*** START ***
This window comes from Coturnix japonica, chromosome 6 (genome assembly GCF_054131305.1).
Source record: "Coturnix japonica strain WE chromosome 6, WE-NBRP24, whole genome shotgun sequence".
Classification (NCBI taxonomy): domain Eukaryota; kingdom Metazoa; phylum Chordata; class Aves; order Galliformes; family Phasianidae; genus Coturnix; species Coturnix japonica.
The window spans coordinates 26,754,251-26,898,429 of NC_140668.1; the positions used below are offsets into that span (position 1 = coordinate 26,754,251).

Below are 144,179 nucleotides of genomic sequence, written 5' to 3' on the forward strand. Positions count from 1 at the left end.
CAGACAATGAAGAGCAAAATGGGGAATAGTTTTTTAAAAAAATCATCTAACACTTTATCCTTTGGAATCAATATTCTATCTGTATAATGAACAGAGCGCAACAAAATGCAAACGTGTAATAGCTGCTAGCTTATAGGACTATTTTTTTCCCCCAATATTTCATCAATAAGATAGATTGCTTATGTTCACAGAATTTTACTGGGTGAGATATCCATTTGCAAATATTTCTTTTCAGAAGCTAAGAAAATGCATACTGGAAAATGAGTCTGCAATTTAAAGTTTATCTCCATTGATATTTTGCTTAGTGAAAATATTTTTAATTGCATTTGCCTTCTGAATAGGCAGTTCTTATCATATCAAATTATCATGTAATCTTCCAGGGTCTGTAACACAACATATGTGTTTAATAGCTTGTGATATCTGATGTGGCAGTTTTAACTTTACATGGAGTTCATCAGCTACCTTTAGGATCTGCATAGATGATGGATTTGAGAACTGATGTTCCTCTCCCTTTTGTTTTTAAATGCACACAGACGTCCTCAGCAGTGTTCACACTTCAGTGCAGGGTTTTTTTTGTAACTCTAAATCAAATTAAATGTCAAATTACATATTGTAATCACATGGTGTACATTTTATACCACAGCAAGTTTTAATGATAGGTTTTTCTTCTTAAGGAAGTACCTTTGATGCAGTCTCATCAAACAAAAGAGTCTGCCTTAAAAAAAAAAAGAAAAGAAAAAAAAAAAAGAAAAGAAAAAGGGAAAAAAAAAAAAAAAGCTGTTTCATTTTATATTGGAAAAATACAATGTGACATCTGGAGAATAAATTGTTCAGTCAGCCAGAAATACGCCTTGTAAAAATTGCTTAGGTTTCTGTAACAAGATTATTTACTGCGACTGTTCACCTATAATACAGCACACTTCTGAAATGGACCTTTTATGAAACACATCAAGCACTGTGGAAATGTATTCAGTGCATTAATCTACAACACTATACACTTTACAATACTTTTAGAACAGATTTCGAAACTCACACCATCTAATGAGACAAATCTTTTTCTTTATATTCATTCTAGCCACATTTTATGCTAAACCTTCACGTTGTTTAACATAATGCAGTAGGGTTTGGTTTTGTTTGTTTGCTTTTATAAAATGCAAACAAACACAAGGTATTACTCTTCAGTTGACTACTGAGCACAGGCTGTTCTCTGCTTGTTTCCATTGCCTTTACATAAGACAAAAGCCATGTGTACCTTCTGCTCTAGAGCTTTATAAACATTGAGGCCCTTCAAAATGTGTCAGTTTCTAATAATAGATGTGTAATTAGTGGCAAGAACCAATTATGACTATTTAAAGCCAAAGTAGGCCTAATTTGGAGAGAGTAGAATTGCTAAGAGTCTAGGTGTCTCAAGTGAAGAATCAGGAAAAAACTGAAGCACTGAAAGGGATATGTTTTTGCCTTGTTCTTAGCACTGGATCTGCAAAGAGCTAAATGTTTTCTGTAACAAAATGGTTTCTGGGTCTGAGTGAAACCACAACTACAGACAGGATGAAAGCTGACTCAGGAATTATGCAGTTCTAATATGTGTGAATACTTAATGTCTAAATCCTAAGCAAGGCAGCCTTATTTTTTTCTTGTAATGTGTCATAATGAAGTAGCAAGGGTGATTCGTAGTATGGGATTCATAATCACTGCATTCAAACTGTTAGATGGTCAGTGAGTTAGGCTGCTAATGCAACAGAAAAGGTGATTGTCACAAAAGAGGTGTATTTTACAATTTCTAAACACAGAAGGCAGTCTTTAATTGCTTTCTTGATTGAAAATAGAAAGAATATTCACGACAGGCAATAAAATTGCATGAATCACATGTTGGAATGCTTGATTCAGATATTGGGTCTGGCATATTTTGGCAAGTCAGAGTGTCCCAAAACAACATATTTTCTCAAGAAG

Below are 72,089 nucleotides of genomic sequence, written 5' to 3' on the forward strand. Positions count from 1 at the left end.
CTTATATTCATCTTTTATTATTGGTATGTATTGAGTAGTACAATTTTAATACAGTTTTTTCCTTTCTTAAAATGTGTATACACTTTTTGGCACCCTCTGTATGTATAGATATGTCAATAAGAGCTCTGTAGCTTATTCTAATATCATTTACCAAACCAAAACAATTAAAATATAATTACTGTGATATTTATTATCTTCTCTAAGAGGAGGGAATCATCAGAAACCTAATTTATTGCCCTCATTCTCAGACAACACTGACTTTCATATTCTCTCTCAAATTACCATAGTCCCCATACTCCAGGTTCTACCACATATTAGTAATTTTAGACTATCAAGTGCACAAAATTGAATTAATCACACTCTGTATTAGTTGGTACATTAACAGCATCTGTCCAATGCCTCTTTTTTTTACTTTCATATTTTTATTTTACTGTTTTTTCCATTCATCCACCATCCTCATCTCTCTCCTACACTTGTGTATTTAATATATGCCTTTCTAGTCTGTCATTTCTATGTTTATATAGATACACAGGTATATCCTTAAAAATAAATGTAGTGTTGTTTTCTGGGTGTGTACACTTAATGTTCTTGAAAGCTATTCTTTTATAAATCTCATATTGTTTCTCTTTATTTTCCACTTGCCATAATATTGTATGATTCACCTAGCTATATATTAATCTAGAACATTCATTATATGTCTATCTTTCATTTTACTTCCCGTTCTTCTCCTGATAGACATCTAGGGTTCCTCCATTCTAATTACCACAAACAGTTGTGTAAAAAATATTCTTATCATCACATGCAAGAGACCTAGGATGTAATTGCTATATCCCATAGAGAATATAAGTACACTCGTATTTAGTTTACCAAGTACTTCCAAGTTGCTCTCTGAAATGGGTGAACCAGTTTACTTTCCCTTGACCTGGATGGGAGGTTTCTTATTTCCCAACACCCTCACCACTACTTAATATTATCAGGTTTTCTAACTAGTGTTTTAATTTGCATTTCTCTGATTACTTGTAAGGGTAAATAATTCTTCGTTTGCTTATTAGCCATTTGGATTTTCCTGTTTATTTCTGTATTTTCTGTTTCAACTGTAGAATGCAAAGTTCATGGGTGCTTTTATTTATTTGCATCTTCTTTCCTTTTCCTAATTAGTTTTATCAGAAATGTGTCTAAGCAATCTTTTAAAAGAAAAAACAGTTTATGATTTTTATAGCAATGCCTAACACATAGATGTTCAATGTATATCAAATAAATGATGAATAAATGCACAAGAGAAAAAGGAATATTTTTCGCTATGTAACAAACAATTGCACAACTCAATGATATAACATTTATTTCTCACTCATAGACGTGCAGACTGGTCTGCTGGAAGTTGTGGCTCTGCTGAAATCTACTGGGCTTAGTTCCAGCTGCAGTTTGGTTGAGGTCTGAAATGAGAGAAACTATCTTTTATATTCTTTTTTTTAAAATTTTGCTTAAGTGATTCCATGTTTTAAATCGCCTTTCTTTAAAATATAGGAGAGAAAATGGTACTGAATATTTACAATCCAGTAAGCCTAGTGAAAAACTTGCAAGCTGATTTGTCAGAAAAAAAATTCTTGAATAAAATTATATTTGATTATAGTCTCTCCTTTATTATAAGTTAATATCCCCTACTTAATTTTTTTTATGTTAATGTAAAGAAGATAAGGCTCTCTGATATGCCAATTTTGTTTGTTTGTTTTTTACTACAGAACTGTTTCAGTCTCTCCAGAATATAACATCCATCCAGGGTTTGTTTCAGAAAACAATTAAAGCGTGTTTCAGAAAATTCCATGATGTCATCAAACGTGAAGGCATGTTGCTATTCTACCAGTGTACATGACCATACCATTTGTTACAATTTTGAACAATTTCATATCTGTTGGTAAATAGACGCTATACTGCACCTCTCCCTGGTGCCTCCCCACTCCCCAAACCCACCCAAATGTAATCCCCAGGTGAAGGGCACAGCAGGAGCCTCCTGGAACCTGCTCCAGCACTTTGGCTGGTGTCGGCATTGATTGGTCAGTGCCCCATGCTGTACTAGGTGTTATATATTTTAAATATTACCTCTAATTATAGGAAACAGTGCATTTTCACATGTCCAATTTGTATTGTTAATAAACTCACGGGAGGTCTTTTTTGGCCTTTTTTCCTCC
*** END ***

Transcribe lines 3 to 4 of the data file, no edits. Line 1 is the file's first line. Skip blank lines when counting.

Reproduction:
Classification (NCBI taxonomy): domain Eukaryota; kingdom Metazoa; phylum Chordata; class Aves; order Galliformes; family Phasianidae; genus Coturnix; species Coturnix japonica.
The window spans coordinates 26,754,251-26,898,429 of NC_140668.1; the positions used below are offsets into that span (position 1 = coordinate 26,754,251).